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Understanding dementia

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PHOTO: Berkely Lab

Dementia is a broad description which includes many different symptoms, including memory loss, word-finding difficulties, impaired judgment, and problems with day-to-day activities, which are caused by injury or loss of brain cells (neurons).

Signs and symptoms of dementia are varied, but typically include: memory loss; problems with speaking or communicating (word-finding difficulties, repetition); problems focusing; impairments in judgment; struggles completing tasks; and has difficulty comprehending what is seen.

Causes of dementia are factors, which lead to damage to neurons. Once the brain cells are injured, they lose their ability to communicate with other cells, leading to dysfunction.

The types of dementia include Lewy body dementia, vascular dementia, and frontotemporal dementia. Other types include dementia associated with Parkinson’s disease or Huntington’s disease. Senile dementia (senility) is a term that was once used to describe all dementias; this term is no longer used as a diagnosis.

The stages of dementia are used when a progressive dementia has been diagnosed. The stages include:

Stage 1: No impairment. The patient has no problems.

Stage 2: Questionable impairment. The patient begins to have some difficulty but can still function independently.

Stage 3: Mild impairment. The patient has obvious, but still mild difficulty with daily activities.

The stages of dementia are used when a progressive dementia has been diagnosed. The stages include:

Stage 1: No impairment. The patient has no problems.

Stage 2: Questionable impairment. The patient begins to have some difficulty but can still function independently.

Stage 3: Mild impairment. The patient has obvious, but still mild difficulty with daily activities.

Stage 4: Moderate impairment. The patient needs help with caring for him or herself as well as with carrying out daily activities.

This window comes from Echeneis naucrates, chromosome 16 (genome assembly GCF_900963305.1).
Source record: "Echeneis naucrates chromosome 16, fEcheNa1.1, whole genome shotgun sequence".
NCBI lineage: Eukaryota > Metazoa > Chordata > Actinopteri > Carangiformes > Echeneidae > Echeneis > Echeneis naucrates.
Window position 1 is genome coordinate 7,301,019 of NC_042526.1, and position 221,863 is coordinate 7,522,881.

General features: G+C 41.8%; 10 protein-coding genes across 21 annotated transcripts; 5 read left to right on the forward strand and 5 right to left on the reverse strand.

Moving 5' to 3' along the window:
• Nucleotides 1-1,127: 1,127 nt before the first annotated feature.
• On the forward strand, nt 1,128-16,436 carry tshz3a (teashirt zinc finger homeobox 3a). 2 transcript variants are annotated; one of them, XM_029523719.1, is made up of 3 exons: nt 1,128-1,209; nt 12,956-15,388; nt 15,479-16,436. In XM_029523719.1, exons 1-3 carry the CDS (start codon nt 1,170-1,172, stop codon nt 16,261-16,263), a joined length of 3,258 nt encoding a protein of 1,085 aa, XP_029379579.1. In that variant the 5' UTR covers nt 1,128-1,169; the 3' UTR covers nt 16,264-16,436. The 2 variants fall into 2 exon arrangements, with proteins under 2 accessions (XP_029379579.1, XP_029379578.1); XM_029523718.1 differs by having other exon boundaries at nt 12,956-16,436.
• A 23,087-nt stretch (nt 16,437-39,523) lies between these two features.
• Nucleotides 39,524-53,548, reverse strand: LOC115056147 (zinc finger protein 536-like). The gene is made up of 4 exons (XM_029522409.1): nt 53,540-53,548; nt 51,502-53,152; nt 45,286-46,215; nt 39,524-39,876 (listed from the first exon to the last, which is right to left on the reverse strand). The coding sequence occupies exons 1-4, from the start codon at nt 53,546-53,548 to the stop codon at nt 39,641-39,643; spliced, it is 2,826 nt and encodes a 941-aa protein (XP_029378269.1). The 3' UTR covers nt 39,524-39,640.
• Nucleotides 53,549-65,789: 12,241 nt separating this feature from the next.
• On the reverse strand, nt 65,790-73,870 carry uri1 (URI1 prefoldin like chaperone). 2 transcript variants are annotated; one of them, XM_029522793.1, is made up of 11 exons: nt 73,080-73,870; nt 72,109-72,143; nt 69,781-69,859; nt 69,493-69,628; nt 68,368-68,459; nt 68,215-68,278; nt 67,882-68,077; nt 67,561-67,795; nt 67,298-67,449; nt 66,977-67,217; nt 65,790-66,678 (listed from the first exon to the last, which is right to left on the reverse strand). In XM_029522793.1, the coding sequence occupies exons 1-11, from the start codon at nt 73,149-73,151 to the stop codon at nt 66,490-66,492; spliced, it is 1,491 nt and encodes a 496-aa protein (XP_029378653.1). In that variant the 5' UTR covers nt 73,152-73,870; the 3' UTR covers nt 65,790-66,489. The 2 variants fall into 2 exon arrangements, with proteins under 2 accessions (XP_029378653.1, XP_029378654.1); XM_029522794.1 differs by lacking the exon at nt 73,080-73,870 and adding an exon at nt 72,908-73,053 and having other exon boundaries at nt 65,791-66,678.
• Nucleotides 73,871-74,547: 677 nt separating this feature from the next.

Stage 5: Severe Impairment; patients are unable to function independently.

Risk factors for dementia include: age, family history, heavy alcohol use, hardening of the arteries, high blood pressure, diabetes, high cholesterol, and smoking.

Dementia is diagnosed after a series of assessments, including a physical evaluation and determination of the history of any problems. Memory tests, imaging studies, and blood work may exclude other problems, which might mimic dementia. The diagnosis of dementia can take a long time.

The treatment for dementia is primarily supportive. Prescription medications cannot reverse or stop the process. Environmental changes, a structured schedule, regular exercise, and staying engaged with others could all be beneficial.

Home care for dementia can be beneficial for patients and families, as a way for patients to remain close to family members. However, caregivers should confirm that they have help to avoid burnout. Prescription drugs to treat dementia include donepezil (Aricept), rivastigmine (Exelon), galantamine (Razadyne), and memantine (Namenda). A new combination of donepezil and memantine (Namzaric) was recently approved by the FDA. Although there is no way to absolutely prevent dementia, modifying the risk factors of high blood pressure, high cholesterol, alcohol intake, and keeping diabetes as well-controlled as possible, as well as exercising regularly can help.

The prognosis for a person with dementia is individual. Some patients have a rapidly progressive course, while others progress very slowly. Factors, which contribute to the progression of dementia, haven’t been fully identified.

*Dr. Anthony Nwaoney is an epidemiologist, the Medical Director Richie Hospital and CEO Elshaddia group


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